One Voice Responds; Re: Yves Yocher’s Status

As promised, here is the response I received from the French animal welfare organization, One Voice. Keep in mind, their response (which is italicized) is in European French, so I’ll do my best to translate for you all. Parts of the message that are highlighted are of particular importance, and I’ll jump in mid-response to explain what is meant. The gist of it: Yves Rocher no longer maintains the requirements of the One Voice label.


Merci pour votre message.

Notre label est plus complet dorénavant car il s’étend à d’autres produits que d’hygiène et cosmétiques.

Nos nouveaux critères : aucun ingrédient testé, pas de matière animale et bio, sont plus exigeants et en lien avec notre éthique ; mais ils correspondent également aux modes de consommation émergents.”

  • One Voice has newer standards than they used to, and this now includes: all ingredients that make up a product must NOT have been tested on animals, and must be organic
  • These principles, though more stringent, are more in line with One Voice’s ethics. One Voice sees this reflected in consumer trends

“Nous communiquons par produits et non plus par gammes et entreprises comme avant. Yves Rocher avait notre ancien label.”

  • Yves Rocher was certified under the previous standards of One Voice

Nous contactons les entreprises qui avaient notre ancien label pour leur présenter le nouveau et puis analyser leurs produits pouvant correspondre à nos nouveaux critères. Bien évidemment, la condition sine qua non d’obtention du label, comme pour notre ancien label, est ce qu’aucun ingrédient n’ait été testé.

  • One Voice reached out to the companies who met their old standards, to see if their products qualified for One Voice certification under new standards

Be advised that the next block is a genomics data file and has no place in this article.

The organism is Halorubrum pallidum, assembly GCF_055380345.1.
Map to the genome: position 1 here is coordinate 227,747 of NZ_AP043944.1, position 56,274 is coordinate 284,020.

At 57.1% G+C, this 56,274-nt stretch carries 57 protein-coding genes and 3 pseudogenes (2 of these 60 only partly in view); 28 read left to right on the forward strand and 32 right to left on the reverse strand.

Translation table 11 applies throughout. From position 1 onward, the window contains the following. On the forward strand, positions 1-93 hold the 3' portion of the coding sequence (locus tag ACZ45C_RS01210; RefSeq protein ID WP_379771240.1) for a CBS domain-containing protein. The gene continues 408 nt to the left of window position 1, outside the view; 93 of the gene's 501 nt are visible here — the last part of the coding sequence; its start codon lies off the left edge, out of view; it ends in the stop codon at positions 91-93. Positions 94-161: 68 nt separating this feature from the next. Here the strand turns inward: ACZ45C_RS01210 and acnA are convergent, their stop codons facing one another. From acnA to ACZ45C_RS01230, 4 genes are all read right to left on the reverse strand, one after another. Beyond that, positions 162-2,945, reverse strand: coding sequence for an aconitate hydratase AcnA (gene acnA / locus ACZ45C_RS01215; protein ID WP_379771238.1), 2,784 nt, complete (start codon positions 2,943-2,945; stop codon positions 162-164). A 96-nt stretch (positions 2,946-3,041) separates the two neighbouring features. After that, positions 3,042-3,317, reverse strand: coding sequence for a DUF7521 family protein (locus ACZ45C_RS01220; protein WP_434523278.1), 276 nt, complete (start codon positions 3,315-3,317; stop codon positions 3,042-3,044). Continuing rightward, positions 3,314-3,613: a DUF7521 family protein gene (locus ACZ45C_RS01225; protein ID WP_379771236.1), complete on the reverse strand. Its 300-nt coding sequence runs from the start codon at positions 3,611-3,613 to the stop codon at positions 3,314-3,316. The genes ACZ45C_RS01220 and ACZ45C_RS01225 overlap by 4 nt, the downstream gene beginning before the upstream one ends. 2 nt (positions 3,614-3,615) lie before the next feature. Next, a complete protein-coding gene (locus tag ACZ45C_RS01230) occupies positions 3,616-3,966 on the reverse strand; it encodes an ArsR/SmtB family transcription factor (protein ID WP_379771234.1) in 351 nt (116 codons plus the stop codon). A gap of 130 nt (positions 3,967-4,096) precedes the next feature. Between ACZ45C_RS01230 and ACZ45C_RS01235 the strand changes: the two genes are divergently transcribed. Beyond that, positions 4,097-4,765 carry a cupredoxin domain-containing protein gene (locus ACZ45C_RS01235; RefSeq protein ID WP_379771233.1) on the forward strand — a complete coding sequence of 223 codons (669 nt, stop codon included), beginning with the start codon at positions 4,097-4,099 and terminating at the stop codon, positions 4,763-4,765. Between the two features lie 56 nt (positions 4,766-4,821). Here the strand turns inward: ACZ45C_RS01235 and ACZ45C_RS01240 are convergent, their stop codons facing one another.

• Of course, the mandatory condition to qualify was that not one ingredient in any of their products (not the final products themselves) had been tested

“Quand les entreprises communiquent, elles parlent en termes de produits finis ; n’ayant pas le droit de faire mention des ingrédients. Il n’ y a également aucune obligation de mettre un logo sur les emballages.”

  • Many companies often speak only of the final product, when they make cruelty-free claims; neglecting the individual ingredients

“La liste actuelle n’est pas exhaustive car nous avons de nombreux dossiers en cours.

Merci pour l’intérêt que vous portez à nos actions et la défense animale.

Bien cordialement,

Responsable des relations
02 51 83 18 10
12 rue Gustave Eiffel   44810 HÉRIC
Tél. 02 51 83 18 10 / fax 02 51 83 18 18

  • This last part mentions a link that I’d been searching for, where a consumer can search for a product to see if it meets One Voice standards
  • The list is obviously constantly being updated / changing because of situations such as this, and they’ve always got several open cases under investigation

So there you have it. I’ll gladly contact more organizations, if people like. But at this point, I’m quite certain we can file Yves Rocher into the cruelty category.

Thank you for reading!


5 responses

  1. Thank you for researching! The non-tested product vs tested individual components is one I wish would be pinned down more, so I’m really glad people like One Voice (and you!) are doing this. I also wonder – in terms of nail polishes – whether the bases are tested, as it’s made in a few giant labs, and then again, the finished product won’t have been. I guess we will find out in the fullness of time. I don’t though, particularly like ‘organic’ being part of the deal – to me its FAR more important that things aren’t tested on animals, the organic fight is a strange one (eg here, your farm cannot be certified organic if you have treated fence posts. Even if EVERYTHING else is organic). but so pleased people are looking into this! Thanks again, really nice article. 🙂